The week in Boston really served to contextualize and put in to action all the social justice literature and critical theory – yes, this is what I read for fun – that I had read up until that point. An incredible day for me was that when we traveled to Haley House, a non-profit organization that works to alleviate hunger and poverty in Boston’s South End. After a brief tour of the organization’s facilities and training session with Sister Linda, Haley House’s volunteer coordinator, our group got to work setting up and distributing food at the organization’s soup kitchen. Most of the people receiving food there were elderly immigrants who spoke little English, but even without a shared language, their immense joy and gratitude was obviously apparent to us; one woman was so excited to have a place close to the front of the line that she sang and danced when she got her number. I think it was an important experience for all of us, to humanize “the poor” and “the hungry,” effected by the systems and structures we had been learning about at NYJS.
Our time at Haley House, however, also taught a great lesson in the importance of empathy and understanding to the logistical side of a social justice project. Many of the people who are helped by Haley House’s soup kitchen are immigrants from China; as the staff at Haley House told us, if the organization distributed foods like watermelon and peanut butter, chances are at least some of the people who received those foods wouldn’t actually be helped by them, because they aren’t necessarily ingredients they would know how to use. Instead, the day Justice Summit participants helped distribute food, onions, carrots, blocks of tofu, and other vegetables common to Chinese cuisine were available. After we finished our volunteer session, Sister Linda walked with us to Haley House’s second location, a community bakery and cafe, stopping along the way to explain the neighborhood’s history and current issues that affect it. One stereotype about neighborhoods like Roxbury, that are populated by many people of color and people living in poverty, is that the neighborhoods are decrepit or dirty, and there was a lot of trash on the ground in the areas we walked through. Sister Linda pointed out both the stereotype and the root of the trash problem: on our entire walk from the Haley House headquarters to the cafe, we passed three trash cans. Two of them belonged to restaurants and were only available for use by their patrons. If, instead of judging the people or the neighborhood by the trash on their streets, people would listen to their needs and desires, an effective solution could be thought up.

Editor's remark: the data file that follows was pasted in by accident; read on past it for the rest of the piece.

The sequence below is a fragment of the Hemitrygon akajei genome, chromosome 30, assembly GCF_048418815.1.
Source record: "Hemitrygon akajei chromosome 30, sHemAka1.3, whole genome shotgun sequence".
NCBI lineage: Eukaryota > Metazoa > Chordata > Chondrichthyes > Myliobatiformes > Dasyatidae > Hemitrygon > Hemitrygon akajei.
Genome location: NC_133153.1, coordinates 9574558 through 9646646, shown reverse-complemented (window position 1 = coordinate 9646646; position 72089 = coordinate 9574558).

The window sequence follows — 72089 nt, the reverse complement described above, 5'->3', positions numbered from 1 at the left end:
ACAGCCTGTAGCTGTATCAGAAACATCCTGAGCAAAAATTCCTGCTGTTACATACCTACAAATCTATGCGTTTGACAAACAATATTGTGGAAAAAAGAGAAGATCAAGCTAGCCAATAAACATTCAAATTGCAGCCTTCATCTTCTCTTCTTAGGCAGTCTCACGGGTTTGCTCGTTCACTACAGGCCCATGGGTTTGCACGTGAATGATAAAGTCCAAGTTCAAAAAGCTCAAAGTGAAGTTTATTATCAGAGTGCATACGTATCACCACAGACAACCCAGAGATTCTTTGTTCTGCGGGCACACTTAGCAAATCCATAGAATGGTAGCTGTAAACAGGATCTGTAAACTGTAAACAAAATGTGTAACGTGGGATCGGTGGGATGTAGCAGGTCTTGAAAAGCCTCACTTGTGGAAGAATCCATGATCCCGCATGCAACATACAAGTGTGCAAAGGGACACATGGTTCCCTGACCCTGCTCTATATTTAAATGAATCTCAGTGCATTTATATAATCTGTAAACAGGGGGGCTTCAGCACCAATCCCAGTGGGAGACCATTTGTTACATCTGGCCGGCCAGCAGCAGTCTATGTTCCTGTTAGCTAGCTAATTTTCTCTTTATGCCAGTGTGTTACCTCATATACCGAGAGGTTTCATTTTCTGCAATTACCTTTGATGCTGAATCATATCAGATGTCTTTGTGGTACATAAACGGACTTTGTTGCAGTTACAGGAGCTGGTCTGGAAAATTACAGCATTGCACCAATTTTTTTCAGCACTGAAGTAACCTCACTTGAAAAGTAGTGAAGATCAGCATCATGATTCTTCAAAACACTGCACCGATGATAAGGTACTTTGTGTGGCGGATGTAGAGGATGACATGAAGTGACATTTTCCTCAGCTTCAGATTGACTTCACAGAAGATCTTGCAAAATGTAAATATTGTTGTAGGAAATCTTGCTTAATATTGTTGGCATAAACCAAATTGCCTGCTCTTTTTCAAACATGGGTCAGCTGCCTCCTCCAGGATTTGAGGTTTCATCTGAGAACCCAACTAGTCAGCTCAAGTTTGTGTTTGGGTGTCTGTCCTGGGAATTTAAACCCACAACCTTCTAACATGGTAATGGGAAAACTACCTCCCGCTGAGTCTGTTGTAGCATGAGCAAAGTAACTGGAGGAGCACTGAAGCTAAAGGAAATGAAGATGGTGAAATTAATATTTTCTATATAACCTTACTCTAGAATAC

I am so happy I got to spend time at the Justice Summit this summer, because of the unique perspectives and experiences it gave me that continue to inform and shape my social justice work. Empathy and compassion, I think, are the root of both broader social justice work and that specifically involving interfaith issues and tactics. The openness to understanding, even when we disagree or have diverging lived experiences, motivates us to work together to solve problems that effect all of us, and to stand with and support those who are suffering. We learned a song, the lyrics to which I shared at the beginning of this post, on the first night of the NYJS, before we had gotten to know each others stories and ideas. By the end of the week, singing it together felt completely different; we had truly learned to love and change the world we live in.
What experiences have you lived that have widened your understanding of the world?